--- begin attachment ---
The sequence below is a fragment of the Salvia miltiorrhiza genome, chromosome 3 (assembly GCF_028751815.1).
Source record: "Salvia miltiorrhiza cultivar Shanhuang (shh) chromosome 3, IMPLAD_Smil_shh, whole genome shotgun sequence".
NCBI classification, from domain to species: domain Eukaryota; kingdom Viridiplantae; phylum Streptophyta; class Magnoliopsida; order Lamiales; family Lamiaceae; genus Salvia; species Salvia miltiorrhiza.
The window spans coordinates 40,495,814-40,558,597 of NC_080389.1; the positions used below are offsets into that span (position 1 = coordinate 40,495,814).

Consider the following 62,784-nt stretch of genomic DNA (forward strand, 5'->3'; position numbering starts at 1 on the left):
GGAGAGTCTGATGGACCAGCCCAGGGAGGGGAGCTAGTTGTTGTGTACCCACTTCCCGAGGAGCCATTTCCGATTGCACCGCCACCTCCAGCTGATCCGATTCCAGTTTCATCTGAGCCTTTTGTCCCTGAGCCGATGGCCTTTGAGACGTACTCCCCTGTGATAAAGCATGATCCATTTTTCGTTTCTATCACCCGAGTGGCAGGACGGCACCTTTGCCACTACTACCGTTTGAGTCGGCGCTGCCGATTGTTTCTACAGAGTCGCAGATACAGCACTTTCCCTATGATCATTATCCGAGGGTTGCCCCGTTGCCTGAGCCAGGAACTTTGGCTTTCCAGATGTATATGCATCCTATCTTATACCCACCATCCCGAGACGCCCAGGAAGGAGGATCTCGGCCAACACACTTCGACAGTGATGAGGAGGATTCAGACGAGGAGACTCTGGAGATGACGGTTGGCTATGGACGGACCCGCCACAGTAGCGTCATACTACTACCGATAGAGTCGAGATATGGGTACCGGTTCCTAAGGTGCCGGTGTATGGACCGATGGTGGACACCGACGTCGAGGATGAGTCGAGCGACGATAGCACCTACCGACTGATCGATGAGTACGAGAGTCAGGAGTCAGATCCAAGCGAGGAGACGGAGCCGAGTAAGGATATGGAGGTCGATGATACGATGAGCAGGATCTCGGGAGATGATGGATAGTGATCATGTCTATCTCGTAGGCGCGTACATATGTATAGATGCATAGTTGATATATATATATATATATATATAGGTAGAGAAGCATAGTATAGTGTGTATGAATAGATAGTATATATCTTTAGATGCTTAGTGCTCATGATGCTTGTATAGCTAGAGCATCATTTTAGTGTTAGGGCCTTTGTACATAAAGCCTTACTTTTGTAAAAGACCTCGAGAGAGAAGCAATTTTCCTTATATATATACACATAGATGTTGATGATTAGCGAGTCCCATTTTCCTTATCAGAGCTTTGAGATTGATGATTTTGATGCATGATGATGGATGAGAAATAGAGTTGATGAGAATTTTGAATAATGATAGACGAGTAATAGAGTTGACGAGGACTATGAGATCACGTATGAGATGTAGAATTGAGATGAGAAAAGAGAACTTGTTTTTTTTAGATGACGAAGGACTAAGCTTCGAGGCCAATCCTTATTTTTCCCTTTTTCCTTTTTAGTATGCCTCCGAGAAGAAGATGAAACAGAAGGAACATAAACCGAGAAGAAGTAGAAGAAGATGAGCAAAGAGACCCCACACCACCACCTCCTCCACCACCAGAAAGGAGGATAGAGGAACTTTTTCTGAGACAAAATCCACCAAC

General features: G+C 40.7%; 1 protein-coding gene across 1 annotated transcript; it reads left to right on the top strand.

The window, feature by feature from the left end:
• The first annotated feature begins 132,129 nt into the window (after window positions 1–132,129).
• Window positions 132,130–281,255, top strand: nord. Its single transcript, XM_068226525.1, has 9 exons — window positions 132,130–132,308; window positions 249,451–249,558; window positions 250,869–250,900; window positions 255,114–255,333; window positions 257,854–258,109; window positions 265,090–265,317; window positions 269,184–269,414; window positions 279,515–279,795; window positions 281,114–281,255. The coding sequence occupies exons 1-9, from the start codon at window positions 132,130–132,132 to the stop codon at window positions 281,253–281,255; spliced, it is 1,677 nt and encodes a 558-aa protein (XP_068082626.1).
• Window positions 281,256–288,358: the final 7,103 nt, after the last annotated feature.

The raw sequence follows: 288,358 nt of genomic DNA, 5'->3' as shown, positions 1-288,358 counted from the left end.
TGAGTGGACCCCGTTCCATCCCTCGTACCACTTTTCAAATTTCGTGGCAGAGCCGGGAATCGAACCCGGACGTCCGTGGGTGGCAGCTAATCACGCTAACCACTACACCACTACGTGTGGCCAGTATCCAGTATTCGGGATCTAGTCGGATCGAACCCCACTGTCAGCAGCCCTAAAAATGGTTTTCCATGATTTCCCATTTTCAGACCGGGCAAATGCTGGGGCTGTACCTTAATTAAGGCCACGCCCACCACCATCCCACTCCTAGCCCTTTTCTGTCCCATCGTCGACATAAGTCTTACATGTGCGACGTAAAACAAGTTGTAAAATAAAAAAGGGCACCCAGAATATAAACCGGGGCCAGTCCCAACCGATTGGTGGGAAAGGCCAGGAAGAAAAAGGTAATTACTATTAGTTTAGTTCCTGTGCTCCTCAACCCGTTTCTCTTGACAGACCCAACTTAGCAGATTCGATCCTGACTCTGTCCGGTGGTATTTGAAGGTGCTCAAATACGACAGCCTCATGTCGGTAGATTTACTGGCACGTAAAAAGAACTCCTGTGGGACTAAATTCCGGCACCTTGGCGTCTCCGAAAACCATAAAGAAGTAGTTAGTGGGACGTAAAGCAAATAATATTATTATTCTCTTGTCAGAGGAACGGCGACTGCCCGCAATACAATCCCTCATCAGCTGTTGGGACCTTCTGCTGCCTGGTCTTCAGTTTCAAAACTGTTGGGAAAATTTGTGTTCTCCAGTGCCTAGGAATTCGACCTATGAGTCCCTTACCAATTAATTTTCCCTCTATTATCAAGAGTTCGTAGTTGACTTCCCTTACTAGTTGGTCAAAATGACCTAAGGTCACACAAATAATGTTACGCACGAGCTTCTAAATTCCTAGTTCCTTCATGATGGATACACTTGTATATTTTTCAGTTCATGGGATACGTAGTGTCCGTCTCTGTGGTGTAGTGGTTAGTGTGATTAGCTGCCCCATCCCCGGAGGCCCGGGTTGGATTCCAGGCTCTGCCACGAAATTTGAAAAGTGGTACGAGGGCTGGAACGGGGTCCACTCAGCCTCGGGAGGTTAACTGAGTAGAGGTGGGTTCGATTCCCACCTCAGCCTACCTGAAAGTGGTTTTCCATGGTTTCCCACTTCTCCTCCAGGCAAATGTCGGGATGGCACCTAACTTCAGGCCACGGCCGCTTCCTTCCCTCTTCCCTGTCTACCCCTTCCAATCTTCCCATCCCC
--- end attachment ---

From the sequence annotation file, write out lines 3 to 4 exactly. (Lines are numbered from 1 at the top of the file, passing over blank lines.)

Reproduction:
NCBI classification, from domain to species: domain Eukaryota; kingdom Viridiplantae; phylum Streptophyta; class Magnoliopsida; order Lamiales; family Lamiaceae; genus Salvia; species Salvia miltiorrhiza.
The window spans coordinates 40,495,814-40,558,597 of NC_080389.1; the positions used below are offsets into that span (position 1 = coordinate 40,495,814).